A friend recently told me that he had called an electrician because a lamp was not working. The electrician asked him if he had considered changing the fuse in the plug. He had not and so a new fuse (retail cost 25p) cost him about £100, probably rather more if you factor in his time.
This is an amusing story of modern metropolitan mores, but it has a serious point. My friend, a successful man in his forties and a solid member of the 1 per cent, is so useless with practical matters that he does not know that fuses are things in plugs that sometimes blow.
He’s not the only the one, either. A Good Housekeeping survey earlier this year revealed that only 55 per cent of millennials can deal with a blown fuse, while only 24 per cent could darn a hole in clothing and a mere 34 per cent could make a white sauce.
But so what? Does this practical helplessness matter? It can just be referred to as “personal outsourcing” — that is, applying the business rules of concentrating on your core activities to your everyday life. Here, you define your core activities as things like your career, activities that matter to you and pastimes you enjoy. You outsource everything else.
There’s quite a bit of evidence to suggest that if you can afford it, personal outsourcing is worthwhile because time poverty is one of the curses of our age. In a 2017 study by Harvard Business School, the authors said: “Using money to buy time can protect people from the detrimental effects of time pressure on life satisfaction.”
So far, so smart. If you are a high-powered lawyer, it does not make much sense to work long hours and then spend what little free time you have cleaning the bathroom or cooking. Better to pay to free up that valuable time to do things you enjoy, like spend time with your family.
Over recent years, via the internet and concierge services, the affluent middle classes have been able to enjoy a level of “lifestyle support” that would once have been the preserve of the landed gentry. Now, you cannot only have dinner parties catered with waiters, you can have an assistant telephone your friends to find out who is free and find the optimum date (which, come to think of it, sounds like a really good idea).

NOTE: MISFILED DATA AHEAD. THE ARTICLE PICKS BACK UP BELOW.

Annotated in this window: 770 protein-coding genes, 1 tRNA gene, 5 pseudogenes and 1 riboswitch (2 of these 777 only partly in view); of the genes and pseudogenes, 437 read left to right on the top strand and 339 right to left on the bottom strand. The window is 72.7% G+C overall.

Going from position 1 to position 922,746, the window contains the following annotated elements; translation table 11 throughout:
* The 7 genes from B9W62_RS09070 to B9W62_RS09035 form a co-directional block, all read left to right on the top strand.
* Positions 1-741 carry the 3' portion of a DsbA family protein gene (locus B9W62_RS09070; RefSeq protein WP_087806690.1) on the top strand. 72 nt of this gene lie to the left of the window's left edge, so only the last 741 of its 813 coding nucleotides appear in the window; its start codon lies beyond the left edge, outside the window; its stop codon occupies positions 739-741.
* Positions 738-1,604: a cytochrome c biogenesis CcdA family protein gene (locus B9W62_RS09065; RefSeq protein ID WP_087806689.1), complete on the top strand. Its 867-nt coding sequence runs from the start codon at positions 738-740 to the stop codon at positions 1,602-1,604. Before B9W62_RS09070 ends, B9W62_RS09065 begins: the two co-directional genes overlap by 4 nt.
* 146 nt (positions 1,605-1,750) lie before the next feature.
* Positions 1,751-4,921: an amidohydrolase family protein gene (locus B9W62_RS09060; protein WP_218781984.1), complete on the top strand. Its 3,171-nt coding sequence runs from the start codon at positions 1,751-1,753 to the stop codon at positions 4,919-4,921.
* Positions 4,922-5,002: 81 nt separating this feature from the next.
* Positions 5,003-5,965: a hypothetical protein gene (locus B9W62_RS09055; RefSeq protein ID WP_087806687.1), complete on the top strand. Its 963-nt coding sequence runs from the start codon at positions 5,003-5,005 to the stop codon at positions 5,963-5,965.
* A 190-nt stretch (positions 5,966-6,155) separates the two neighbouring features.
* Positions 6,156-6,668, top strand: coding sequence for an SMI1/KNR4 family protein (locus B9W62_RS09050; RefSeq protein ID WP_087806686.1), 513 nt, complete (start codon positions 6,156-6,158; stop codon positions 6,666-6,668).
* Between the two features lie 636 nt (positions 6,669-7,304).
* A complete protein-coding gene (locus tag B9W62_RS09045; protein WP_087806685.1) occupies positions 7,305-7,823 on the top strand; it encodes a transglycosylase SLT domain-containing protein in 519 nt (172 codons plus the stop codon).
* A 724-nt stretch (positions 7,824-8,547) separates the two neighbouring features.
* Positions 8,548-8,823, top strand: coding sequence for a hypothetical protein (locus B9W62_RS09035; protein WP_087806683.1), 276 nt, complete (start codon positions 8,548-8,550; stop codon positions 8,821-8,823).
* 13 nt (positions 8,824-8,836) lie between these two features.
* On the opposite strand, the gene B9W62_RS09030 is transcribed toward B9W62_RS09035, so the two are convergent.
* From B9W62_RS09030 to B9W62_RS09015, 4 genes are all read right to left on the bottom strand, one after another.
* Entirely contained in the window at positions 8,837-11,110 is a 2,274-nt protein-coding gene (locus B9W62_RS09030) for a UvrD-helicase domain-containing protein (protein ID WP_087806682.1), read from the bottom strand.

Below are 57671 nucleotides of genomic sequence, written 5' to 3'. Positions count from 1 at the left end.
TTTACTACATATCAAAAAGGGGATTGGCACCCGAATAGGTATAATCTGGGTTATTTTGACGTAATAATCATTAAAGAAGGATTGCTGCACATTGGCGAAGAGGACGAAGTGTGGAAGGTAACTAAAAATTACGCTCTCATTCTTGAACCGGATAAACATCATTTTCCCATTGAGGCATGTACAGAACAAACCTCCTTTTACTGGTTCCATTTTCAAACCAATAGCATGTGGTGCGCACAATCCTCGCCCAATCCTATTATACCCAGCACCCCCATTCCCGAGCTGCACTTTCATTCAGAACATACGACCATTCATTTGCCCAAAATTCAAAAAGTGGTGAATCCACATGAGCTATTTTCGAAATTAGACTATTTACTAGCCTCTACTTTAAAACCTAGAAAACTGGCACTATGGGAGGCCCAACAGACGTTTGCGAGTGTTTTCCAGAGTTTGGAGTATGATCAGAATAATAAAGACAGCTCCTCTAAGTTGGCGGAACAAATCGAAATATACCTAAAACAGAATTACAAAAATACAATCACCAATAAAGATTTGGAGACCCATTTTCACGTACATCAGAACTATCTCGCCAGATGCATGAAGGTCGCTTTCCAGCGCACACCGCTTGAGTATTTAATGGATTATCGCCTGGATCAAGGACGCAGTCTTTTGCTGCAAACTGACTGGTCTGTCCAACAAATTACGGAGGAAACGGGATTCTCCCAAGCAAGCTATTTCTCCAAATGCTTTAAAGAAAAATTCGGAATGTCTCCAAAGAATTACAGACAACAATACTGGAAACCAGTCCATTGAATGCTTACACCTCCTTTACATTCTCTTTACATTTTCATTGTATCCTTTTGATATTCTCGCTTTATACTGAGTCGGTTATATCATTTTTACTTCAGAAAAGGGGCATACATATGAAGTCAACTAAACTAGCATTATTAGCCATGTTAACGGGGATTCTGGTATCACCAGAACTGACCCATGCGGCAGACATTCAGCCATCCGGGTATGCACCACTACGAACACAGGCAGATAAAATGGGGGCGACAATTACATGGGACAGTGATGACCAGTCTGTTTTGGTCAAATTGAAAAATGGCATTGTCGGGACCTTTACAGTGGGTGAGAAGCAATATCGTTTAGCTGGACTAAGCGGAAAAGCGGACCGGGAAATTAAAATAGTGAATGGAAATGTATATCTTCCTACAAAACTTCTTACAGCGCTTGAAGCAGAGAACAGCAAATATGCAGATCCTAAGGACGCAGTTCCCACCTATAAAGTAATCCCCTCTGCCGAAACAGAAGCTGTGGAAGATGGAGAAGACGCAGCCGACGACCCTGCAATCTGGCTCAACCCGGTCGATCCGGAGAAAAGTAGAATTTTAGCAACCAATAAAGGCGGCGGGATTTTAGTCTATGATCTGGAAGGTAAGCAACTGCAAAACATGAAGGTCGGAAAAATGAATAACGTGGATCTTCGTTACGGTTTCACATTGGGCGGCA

You can have your Christmas tree decorated and you can have someone wrap (and then unwrap) your family’s presents. On a more risqué note, modern helpers will even assist you in managing extramarital affairs. According to an article in London’s Evening Standard, you can charge someone with keeping your wife and mistresses apart at parties, “difficult when the latter appear in the plural”.
The Silicon Valley guru Tim Ferriss has suggested it is possible to outsource pretty much everything — and a figure of $50,000 is widely bandied around as the sum needed for affluent professionals to offload all of the tasks they do not really want to do, both at work and at home.
I think the time has come to ask if there is a trade-off. To return to my friend, not being able to change a fuse is a false economy, no matter how rich you are. The knowledge and tools required to take a plug apart are trivial and the hassle involved in calling the electrician will always be greater. Similarly, you should probably know how to cook a few dishes, sew on a button, or entertain your children for half a day without a nanny.
Yet, there is another strand to this — some of these tasks provide a value external to the task itself. An obvious example of this is politicians who do not know the price of a pint of milk or a loaf of bread. Here, the mundane task in question has a kind of informational worth and it makes sense to do it occasionally. Indeed, you could argue that part of the value of doing something for yourself is that it allows you to empathise with the “civilians” who make up the bulk of society you are part of. A bit of drudgery keeps you grounded and can even be weirdly satisfying.
In the 1990s there was a mad race among businesses to outsource everything. But, as the 2000s wore on, some companies started questioning this wisdom. They were, they felt, creating strange monocultures. There were unforeseen costs, lost synergies and the savings often did not pan out as expected. Having some non-core functions in-house brought benefits, even if they were sometimes rather hard to quantify.
The same could be true of personal outsourcing and I look forward to the 1 per cent rediscovering the small joys of sewing on buttons and the practical upsides of changing fuses. Give this thinking a snappy name like “personal insourcing” or “lifestyle expertise” and it could be huge.
Rhymer is reading . . .
South Atlantic Requiem. This is the latest in a series of six books by Edward Wilson. Catesby, his disillusioned, leftwing spy, is a wonderful fictional creation and the books bear comparison with John le Carré. The series takes us from the 1950s to the 1980s and offers a refreshingly jaded view of the UK’s postwar decline.
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